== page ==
WHERE ARE THEY NOW: Football Hall of Famer Chris Washington

ISU Hall of Fame linebacker Chris Washington on action. (Photo courtesy ISU Athletics Communications) 

AMES — The shimmering rings weigh equally on Chris Washington’s strong hands.

 A Super Bowl ring adorns his right hand — one earned as a member of the 1989 San Francisco 49ers.  An Iowa State ring shines on his left hand — one earned as the Cyclones’ all-time leading tackler. 

 But which one is he most proud of? The answer is both, but he knows the “Super” one will draw the most attention.

“Getting elected to the (ISU) Hall of Fame, was tremendous and I’ll never get over that,” said Washington, who served as an honorary captain for this month’s weather-altered spring game. “And I wear these two (rings) — again, not to show off — when I see students, and I see a lot of high school students and high school students, you have something, they’ll find it. They’ll see that ring, ‘What is this about?’ And I tell them why I’m wearing it.”

Former Cyclones and NFL star Chris Washington poses with his Super Bowl and ISU rings. (Rob Gray photo)

The rings remind Washington of where he came from — and where he works to help others go.

He’s an evangelist for the NFL’s array of programs for future and former players and shares that valuable information often.

He’s a lifelong underdog who grew up in Chicago before finding his way to Ames under ISU coach Donnie Duncan.

He’s a former NFL star whose career was cut short by injury, but once shared locker room space with Joe Montana, Roger Craig and Jerry Rice.

He’s also extremely impressed by the vision current Cyclones coach Matt Campbell has established and nurtured for the next generation of ISU players.

“He’s letting them know they need to be accountable and they need to be accountable to one another,” Washington said of Campbell. “The little things that he’s having them do and he repeats and repeats and repeats — it’s consistency that is going to help you be successful. That’s what he’s teaching these young men and that’s something that they need to know.”

It’s something that fueled Washington his entire career.

At ISU, he racked up an astounding 457 tackles and was tabbed as a sixth-round NFL Draft pick by the then-lowly Tampa Bay Buccaneers.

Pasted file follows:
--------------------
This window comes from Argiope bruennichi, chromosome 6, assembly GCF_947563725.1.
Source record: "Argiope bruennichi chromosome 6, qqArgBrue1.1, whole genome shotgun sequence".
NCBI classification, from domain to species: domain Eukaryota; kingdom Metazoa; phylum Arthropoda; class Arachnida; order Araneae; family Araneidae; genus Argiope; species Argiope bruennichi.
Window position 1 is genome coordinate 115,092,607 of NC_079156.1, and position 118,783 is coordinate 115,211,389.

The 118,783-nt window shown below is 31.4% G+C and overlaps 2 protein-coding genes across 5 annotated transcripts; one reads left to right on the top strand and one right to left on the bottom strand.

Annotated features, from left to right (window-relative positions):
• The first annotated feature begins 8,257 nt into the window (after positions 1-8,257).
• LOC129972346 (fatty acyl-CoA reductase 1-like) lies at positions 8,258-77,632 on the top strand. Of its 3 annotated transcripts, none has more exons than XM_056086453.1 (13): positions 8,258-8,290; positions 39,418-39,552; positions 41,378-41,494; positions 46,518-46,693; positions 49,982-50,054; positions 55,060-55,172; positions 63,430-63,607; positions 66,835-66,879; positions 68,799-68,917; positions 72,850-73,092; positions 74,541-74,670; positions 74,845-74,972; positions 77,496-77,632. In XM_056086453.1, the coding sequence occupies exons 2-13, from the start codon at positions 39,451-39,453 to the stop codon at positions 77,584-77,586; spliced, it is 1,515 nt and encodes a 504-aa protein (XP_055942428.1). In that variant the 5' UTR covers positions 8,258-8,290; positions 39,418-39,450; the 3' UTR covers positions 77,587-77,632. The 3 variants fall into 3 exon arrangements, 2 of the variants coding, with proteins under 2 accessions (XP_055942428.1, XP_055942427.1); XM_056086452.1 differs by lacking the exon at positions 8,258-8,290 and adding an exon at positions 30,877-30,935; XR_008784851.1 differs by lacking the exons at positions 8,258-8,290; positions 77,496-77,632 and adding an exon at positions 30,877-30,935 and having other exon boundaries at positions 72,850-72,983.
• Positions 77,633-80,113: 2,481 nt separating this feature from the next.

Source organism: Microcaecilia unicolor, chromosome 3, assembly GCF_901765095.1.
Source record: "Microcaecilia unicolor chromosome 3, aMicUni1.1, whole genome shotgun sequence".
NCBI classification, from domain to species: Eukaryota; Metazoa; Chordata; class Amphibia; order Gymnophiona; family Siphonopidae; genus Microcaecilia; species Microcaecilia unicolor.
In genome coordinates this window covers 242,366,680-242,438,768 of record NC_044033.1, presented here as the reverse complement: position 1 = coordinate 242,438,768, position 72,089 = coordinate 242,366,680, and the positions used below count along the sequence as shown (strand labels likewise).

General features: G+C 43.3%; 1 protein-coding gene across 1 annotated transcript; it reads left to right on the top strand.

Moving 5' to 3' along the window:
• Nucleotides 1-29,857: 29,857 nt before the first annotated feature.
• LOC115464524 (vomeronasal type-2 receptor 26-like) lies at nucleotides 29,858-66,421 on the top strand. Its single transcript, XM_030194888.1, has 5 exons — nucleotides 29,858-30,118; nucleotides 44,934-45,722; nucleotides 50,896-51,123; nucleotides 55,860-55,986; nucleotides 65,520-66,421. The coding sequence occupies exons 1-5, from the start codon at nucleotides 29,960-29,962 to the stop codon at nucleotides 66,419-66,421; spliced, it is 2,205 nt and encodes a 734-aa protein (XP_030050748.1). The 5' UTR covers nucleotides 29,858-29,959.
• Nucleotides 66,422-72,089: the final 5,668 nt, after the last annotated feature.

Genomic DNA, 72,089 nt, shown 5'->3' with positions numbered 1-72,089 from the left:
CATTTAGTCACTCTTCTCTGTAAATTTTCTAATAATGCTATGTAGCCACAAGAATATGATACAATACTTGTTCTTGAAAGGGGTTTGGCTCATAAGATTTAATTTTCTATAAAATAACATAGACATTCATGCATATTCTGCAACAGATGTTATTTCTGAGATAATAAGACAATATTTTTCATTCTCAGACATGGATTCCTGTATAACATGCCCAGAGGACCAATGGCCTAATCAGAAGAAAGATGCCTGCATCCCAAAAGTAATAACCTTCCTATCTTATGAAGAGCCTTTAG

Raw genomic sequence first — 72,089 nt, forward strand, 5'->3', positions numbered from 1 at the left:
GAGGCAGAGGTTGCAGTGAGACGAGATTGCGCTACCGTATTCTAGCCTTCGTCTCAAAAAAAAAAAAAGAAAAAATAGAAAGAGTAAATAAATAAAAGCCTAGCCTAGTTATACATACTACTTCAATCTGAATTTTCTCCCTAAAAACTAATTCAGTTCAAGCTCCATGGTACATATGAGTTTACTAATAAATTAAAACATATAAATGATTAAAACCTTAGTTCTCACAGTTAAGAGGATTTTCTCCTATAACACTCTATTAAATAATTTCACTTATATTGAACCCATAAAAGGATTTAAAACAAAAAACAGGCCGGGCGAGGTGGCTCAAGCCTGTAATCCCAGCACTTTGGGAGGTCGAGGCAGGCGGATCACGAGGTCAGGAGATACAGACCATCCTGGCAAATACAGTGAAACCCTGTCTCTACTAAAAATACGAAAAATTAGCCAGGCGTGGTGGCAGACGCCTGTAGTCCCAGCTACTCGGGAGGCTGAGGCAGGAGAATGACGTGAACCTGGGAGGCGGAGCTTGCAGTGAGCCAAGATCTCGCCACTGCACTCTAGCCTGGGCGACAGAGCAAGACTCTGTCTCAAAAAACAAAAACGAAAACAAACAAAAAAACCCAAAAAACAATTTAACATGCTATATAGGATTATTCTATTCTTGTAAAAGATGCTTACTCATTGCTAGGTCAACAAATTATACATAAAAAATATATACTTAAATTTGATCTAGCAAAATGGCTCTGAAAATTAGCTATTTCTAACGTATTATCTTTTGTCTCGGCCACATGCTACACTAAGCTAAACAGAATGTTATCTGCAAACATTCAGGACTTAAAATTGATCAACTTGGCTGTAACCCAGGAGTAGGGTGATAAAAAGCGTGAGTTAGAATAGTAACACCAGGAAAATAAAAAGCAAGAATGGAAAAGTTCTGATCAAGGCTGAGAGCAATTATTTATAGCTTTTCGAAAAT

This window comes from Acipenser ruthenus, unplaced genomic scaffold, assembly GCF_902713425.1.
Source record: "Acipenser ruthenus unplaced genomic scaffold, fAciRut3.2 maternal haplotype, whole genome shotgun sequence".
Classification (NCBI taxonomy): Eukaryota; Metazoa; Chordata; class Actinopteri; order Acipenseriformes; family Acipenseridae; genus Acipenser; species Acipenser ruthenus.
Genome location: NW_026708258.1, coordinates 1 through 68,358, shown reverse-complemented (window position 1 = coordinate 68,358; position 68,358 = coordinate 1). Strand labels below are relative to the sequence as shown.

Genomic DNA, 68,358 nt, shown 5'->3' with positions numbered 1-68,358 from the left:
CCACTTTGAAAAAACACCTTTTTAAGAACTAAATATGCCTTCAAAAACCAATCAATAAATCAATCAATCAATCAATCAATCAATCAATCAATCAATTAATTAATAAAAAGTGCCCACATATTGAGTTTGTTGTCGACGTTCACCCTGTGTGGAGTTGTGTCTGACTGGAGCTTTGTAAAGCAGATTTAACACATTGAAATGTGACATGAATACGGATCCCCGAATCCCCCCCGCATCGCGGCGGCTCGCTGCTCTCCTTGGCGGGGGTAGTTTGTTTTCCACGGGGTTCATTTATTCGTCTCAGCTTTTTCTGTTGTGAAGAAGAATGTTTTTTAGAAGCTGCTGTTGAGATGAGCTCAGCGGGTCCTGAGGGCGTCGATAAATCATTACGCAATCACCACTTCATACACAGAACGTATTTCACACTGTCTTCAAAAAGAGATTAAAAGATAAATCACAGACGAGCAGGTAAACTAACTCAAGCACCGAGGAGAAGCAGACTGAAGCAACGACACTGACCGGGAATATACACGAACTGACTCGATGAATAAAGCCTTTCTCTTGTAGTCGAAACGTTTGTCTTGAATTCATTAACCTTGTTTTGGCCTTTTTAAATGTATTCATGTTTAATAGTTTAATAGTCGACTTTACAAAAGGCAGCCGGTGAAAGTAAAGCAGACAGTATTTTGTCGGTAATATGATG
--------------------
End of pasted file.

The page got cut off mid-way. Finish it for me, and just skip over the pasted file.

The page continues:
Washington made the most of it, though, swiftly becoming a top-performing linebacker in Tampa. He totaled 17.5 sacks in his first four seasons — two as a full-time starter — and recovered four fumbles.

Still, being a Buc wasn’t easy. The team never won more than six games during Washington’s stint in Tampa. The lack of success wore on him and his teammates — and the derision from fans further damaged morale.

“Going to Tampa Bay, because we lost so many games, it was hard to give away tickets to Tampa Bay,” Washington said. “And it hurt your heart, because you have all this negative attention and you worked so hard to get there, but I realized just as they have gotten used to the ineffective team that they’ve had, and then they’re throwing it all at you, and this is one of the biggest accomplishments of my life — and I’m getting crap for this from fans every day? I was lucky enough that we had free agency for the NFL in ’89 and I was recruited by the 49ers and that happened to be the year they won Super Bowl 24. That was great — and I saw why we were so unsuccessful in Tampa Bay. Because it was the attitude. Period. Same thing here. Same thing I was talking about in there. It’s the attitude and just not believing in the guy you’re next to and I could go on and on and on. But it’s just coming out every day, giving your all.”

Same thing here.” He’s talking about ISU — and he’s seen a seismic shift in terms of the team’s attitude; its collective sense of what’s possible.

“The same thing we’ve been saying,” Washington said. “And I was telling them about experiences as a kid in the neighborhood. You just have to learn to believe in yourself. People are going to be telling you you’re not big enough to do this or that. When I got drafted they said, ‘You’re too small to play middle linebacker.’ Everyone always has something to tell you what you can’t do, but don’t let them dictate what you can and cannot do. Make the effort and as the other speakers were saying in there, you have to believe in yourself when nobody else does. That’s the bottom line. It sounds simple, but a lot of people won’t do that, or don’t have the capacity to do that. But you have to believe in yourself and you never know what the outcome will be.”